Even people who prefer to invest in individual stocks often devote a portion of their portfolios to the instant diversification that is a good index fund. But on the funds side of the table, there's a pair of broad classes to choose between: your good old-fashioned mutual funds, and your newfangled fancy exchange-traded funds. But if you're trying to pick between a mutual fund and an ETF that are following the same index, which is better?

That question popped up in the Motley Fool Answers mailbag, and in this segment, hosts Alison Southwick and Robert Brokamp -- and special guest Sean Gates, a financial planner with Motley Fool Wealth Management, a sister company of The Motley Fool -- unwrap the subtle differences between them that will allow you to decide.

A full transcript follows the video.

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This video was recorded on Jan. 29, 2019.

Alison Southwick: The next question comes from Brett. "I understand that ETFs are more tax-efficient than mutual funds, so it makes sense to use them in retail brokerage accounts, but assuming a mutual fund and an ETF invest in the same index and have the same expense ratios in a tax-deferred account, it seems the mutual fund is a better choice because it's easier to invest in a varying amount of cash and can be more hands-off for long-term investing. Is there another reason to choose the ETF in a tax-deferred account other than real-time trading?"

Robert Brokamp: I'll start with explaining what he means by "real-time trading." An ETF is a fund -- that's the "F" -- that trades like a stock. If it's two o'clock, the market's open, and you want to buy or sell a certain ETF, you pull up the quote from your broker, you place the order, and you're probably going to get very close to that price.

Traditional mutual funds only trade and are only valued at the end of the day after the market is closed. So if it's two o'clock and you're thinking of buying or selling an open-end mutual fund, you can pull up the quote and see what it was worth the day before, but you don't know the price you're going to get if you place that order. That is definitely a benefit of ETFs.

He talked about ETFs being more tax efficient. That's generally true, but not always true, and you can find out the tax efficiency and compare a fund to an ETF at Vanguard. You just put the tickers in the site, you click on a tab that says Taxes and you'll find the tax efficiency ratio.

Just as an example, one of the biggest ETFs, the SPDR S&P 500 -- the ticker is SPY -- is actually less tax-efficient than the Vanguard 500 traditional mutual fund, so ETFs are not always the most tax efficient.

Southwick: Can you step back and define what makes something more or less tax-efficient?

Brokamp: What Morningstar does is it calculates how much you would have lost to taxes if you held the investment in a taxable account. The difference between those two funds is small, but regardless, the Vanguard 500 mutual fund is more tax-efficient.

Sean Gates: And mutual funds are a collection of dollars that then goes to buy a series of stocks. You as an individual investor -- when you buy into that mutual fund, you might be buying into stocks that have already appreciated in value because it's already been accounted for, for all of the other investors that they have, and then they're going to distribute you a pro rata portion of the capital gains of those shares, even though you didn't participate in the growth. And ETFs do a better job -- not a perfect job -- but a better job of being more liquid in attributing individual shares to the price that you enter in because they trade intraday.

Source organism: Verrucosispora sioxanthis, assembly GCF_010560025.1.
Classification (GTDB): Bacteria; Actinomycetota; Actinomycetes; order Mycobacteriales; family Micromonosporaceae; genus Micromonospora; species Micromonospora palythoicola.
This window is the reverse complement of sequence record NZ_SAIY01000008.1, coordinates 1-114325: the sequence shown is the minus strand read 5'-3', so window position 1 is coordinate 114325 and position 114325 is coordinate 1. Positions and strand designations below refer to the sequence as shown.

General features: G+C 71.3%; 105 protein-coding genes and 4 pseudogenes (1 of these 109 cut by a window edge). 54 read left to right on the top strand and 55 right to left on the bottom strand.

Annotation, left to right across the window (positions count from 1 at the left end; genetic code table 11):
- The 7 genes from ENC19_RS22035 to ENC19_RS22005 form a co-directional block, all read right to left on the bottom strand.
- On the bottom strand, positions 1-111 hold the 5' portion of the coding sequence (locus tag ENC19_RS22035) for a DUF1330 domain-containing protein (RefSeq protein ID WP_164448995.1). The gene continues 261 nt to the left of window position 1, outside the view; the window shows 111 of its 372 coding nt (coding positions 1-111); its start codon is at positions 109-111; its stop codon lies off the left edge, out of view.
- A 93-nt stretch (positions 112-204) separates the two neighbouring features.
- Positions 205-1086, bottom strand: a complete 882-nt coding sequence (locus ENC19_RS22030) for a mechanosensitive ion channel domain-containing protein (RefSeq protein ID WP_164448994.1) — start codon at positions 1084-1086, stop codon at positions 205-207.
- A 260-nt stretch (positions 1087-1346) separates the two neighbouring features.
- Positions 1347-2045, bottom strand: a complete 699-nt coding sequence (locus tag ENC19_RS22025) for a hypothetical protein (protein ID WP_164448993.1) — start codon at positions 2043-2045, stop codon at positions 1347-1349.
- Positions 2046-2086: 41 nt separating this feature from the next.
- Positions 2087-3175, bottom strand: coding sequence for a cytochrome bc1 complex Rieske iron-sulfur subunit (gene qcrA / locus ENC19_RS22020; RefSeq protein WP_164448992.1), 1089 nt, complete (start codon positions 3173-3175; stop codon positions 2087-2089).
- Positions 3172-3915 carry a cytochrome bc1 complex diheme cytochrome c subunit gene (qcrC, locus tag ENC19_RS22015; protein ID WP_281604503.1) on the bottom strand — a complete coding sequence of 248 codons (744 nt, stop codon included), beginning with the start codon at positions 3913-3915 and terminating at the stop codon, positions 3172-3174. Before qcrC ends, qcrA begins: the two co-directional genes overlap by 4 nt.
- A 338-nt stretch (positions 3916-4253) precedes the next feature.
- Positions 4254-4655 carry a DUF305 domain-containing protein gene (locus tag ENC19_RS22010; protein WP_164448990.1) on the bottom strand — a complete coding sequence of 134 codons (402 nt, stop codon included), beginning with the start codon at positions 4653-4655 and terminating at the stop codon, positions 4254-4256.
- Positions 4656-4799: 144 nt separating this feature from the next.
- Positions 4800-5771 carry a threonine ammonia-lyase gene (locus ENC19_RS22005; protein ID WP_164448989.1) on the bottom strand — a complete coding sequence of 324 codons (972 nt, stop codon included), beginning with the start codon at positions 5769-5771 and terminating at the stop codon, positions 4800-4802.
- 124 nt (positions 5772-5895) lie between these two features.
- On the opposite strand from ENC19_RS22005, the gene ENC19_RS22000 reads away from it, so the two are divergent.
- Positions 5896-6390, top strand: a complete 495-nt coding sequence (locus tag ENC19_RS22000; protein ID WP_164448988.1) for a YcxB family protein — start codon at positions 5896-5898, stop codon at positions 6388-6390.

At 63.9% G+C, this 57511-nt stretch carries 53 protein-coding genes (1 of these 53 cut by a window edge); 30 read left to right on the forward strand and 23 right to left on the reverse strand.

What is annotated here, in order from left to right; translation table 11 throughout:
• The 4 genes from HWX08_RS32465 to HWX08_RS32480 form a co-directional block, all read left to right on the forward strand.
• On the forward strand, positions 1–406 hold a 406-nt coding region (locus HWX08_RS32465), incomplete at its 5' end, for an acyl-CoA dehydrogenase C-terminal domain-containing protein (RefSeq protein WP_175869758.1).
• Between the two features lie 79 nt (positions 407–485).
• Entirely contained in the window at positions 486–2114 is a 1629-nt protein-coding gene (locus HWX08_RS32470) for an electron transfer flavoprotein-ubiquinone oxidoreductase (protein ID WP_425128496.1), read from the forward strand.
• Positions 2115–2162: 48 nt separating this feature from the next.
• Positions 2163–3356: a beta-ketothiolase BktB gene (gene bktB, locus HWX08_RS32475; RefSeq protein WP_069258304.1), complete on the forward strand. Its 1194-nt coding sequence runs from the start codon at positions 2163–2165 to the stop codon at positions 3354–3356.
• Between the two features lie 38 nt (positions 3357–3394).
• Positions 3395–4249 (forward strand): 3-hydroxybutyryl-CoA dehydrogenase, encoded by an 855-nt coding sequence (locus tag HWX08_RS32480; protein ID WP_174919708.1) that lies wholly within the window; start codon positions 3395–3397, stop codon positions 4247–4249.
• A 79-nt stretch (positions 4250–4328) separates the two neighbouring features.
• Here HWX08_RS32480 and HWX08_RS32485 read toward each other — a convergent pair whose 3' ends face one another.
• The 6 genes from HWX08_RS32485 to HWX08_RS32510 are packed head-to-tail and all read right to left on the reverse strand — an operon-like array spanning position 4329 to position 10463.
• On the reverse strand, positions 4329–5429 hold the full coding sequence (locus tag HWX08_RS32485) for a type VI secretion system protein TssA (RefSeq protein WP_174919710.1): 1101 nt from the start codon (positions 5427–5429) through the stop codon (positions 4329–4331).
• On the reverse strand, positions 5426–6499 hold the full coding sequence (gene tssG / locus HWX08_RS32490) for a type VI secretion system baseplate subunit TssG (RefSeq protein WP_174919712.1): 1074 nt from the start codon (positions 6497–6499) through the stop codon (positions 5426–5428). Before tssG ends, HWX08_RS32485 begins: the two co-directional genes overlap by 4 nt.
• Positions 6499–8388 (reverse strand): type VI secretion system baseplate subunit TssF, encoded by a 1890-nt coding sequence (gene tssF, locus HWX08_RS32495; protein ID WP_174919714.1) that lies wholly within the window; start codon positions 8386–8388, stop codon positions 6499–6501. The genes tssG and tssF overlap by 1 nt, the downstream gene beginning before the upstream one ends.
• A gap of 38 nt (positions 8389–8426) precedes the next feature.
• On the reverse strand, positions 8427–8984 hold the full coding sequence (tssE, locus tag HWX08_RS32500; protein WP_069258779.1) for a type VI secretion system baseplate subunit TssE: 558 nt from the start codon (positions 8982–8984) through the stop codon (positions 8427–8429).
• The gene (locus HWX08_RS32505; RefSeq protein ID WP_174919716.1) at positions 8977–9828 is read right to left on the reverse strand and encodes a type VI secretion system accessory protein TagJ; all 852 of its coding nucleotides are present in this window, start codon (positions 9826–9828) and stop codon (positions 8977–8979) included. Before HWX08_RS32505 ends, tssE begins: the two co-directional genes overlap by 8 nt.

Brokamp: Right. It just varies from fund and ETF. You want to look specifically at your funds if you're buying them in a retail account. But as Brett is pointing out, he's in a tax-deferred account, so he doesn't care. He does also point out another benefit of mutual funds in the sense that if you want to invest $200 in a mutual fund, you send in the $200 and it will get invested.

With ETFs, they have a share price and you have to round up or round down. If you have $200, chances are you're not going to be able invest all of that because each share has its own price. It's like buying an individual stock. Some brokerages will let you buy partial shares of ETFs, but most won't, so that is a benefit to mutual funds.

And then finally there's commissions. To buy an ETF from a regular brokerage chances are you'll pay a commission for every purchase. That said, more and more brokerages are offering commission-free trades on ETFs. You would also want to look at how much you're going to pay for each purchase of the ETF vs. the price of a mutual fund. For most open-end index mutual funds you're probably not going to pay a commission.

The bottom line, here, for Brett is you need to look at the specific fund and the specific ETF and compare all those costs. To be honest, if it is truly following the exact same index and they have similar expense ratios, it's probably not going to make that big of a difference.

Southwick: When I hear questions like this, it makes me feel like I'm not worrying enough about how I'm investing my money.

Gates: I think you're probably in a better lane than that.

Southwick: It sounds like Brett obviously cares a lot about this, but then it makes me think, "Oh, I've never even considered if I'm being tax-efficient." Then I feel intimidated and horrible about myself.

Brokamp: You shouldn't.

Gates: Nope.

Southwick: OK, thanks! Brett, you're better than me!